Penn Calvin

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By light of stars or sun,
And of all the good folks of our town
There’s like Penn Calvin none.
He lightly laughs when all condemn,
He smiles when others pray ;
And what is sorest truth to them
To him is idle play.
“ Penn Calvin, lift, as duty bids,
The load we all must bear ! ”
He only lifts his languid lids,
And says : “The morn is fair !”
“Learn while you may ! for Life is stern,
And Art, alas ! is long.”
He hums and answers : “ Yes, I learn
The cadence of a song.”
“ The world is dark with human woe ;
Man eats of bitter food.”
“ The world,” he says, “ is all aglow
With beauty, bliss, and good ! ”
“ To crush the senses you must strive,
The beast of flesh destroy !”
“God gave this body, all alive,
And every sense is joy ! ”
“Nay, these be heathen words we hear ;
The faith they teach is flown,—
A mist that clings to temples drear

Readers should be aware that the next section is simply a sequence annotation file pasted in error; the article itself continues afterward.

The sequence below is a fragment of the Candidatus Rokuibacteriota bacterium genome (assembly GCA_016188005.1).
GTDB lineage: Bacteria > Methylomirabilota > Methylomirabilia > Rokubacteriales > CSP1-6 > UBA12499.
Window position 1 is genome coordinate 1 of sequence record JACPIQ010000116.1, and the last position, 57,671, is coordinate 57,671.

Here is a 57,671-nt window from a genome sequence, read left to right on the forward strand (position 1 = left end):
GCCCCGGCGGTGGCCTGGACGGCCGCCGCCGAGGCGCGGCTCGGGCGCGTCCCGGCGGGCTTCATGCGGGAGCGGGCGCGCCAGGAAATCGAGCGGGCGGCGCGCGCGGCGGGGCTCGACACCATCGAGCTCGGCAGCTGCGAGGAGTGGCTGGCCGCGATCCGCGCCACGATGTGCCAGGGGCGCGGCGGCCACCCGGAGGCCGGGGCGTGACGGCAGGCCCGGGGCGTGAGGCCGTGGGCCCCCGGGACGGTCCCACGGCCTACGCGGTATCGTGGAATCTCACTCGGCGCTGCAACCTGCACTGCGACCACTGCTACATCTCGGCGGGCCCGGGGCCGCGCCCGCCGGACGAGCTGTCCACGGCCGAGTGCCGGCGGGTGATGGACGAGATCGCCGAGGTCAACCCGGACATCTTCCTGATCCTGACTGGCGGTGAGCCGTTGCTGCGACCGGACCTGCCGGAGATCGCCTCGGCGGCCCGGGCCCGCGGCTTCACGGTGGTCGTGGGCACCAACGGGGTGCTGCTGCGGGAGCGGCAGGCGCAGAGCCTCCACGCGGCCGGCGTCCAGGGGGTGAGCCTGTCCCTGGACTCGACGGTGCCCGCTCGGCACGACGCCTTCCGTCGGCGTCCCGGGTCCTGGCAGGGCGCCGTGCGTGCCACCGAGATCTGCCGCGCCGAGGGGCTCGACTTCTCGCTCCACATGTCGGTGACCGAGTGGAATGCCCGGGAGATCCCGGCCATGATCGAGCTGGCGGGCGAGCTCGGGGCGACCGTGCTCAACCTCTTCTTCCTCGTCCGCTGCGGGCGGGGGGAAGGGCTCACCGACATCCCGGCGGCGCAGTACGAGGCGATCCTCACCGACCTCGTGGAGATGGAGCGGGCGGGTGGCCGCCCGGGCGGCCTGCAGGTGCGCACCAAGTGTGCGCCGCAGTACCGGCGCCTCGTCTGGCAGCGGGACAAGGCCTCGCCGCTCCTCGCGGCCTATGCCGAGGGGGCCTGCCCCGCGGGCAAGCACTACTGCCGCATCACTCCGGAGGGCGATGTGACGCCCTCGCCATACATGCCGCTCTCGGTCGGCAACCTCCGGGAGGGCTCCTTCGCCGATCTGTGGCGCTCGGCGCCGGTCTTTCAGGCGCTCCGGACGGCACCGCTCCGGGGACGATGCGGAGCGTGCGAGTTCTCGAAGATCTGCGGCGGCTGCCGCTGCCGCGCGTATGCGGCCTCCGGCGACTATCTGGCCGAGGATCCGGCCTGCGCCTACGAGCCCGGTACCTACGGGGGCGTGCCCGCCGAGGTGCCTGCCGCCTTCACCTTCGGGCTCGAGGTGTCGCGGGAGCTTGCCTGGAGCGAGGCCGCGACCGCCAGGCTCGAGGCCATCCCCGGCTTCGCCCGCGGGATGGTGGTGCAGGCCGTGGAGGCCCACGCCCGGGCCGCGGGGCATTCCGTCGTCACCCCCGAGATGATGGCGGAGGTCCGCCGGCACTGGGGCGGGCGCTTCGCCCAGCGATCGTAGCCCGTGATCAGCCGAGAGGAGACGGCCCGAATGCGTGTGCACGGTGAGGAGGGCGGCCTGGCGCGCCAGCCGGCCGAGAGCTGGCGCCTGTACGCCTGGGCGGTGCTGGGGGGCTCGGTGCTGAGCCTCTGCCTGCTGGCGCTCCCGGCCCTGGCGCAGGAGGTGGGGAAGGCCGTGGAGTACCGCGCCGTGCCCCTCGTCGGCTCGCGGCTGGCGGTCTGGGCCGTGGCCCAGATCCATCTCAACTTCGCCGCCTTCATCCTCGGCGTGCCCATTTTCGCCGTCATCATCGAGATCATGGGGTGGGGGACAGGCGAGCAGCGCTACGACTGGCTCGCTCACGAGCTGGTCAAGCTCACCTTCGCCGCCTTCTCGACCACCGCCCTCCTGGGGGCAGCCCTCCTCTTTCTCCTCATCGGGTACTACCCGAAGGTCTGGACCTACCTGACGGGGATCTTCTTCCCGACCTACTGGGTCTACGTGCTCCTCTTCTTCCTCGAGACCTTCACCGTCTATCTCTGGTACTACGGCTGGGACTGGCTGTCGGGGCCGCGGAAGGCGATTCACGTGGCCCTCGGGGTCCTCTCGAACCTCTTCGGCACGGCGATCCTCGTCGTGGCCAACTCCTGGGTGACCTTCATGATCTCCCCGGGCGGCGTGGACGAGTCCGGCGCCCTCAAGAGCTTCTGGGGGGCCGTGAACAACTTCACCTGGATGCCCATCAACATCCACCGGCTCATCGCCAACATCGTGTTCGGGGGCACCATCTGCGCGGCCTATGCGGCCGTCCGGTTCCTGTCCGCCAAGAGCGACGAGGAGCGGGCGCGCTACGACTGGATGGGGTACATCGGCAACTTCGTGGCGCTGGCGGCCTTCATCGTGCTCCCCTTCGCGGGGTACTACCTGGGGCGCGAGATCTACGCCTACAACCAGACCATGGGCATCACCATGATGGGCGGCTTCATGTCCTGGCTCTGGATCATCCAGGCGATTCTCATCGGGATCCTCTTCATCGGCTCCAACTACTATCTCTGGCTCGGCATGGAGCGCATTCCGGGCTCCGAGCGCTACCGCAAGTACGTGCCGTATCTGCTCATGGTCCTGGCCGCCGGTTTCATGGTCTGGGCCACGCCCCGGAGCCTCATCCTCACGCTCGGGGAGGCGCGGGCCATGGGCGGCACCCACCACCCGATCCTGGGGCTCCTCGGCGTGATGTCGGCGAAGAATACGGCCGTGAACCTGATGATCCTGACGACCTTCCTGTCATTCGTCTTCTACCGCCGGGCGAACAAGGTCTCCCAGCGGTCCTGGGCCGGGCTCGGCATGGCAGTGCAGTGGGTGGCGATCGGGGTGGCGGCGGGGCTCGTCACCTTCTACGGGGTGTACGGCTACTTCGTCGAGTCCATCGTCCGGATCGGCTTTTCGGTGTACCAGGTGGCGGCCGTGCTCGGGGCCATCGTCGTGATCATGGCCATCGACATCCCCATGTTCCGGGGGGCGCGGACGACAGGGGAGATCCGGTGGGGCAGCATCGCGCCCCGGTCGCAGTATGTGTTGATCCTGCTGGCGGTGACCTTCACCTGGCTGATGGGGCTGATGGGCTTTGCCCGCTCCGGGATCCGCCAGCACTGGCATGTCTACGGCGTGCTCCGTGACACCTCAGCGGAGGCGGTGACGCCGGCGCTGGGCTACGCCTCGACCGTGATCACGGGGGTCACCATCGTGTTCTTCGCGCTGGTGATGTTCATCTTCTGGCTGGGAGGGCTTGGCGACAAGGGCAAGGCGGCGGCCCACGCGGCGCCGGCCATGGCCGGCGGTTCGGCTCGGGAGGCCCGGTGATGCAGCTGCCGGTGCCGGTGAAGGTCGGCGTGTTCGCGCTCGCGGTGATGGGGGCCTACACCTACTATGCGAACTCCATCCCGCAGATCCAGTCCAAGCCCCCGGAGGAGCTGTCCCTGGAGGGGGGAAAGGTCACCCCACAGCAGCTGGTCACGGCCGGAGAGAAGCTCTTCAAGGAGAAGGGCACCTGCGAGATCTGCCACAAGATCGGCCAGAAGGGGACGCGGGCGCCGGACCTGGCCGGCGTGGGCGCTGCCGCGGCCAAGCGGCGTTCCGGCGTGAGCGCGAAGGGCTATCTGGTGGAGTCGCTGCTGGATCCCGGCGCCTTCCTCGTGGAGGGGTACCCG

And altars overthrown.”
“ I reck not how nor whence it came,”
He answers ; “ I possess :
If heathens felt and owned the same,
How bright was heathenesse ! ”
“ Though you be stubborn to believe,
Yet learn to grasp and hold :
There’s power and honor to achieve,
And royal rule of gold ! ”
Penn Calvin plucked an open rose
And carolled to the sky :
“ Shine, sun of Day, until its close, —
They live, and so do I !”
His eyes are clear as they were kissed
By some unrisen dawn ;
Our grave and stern philanthropist
Looks sad, and passes on.
Our pastor scowls ; the pious flock
Avert their heads, and flee ;
For pestilence or earthquake-shock
Less dreadful seems than he.
But all the children round him cling,
Depraved as they were born ;
And vicious men his praises sing,
Whom he forgets to warn.
Penn Calvin’s strange indifference gives
Our folks a grievous care :
He’s simply glad because he lives,
And glad the world is fair !
Bayard Taylor.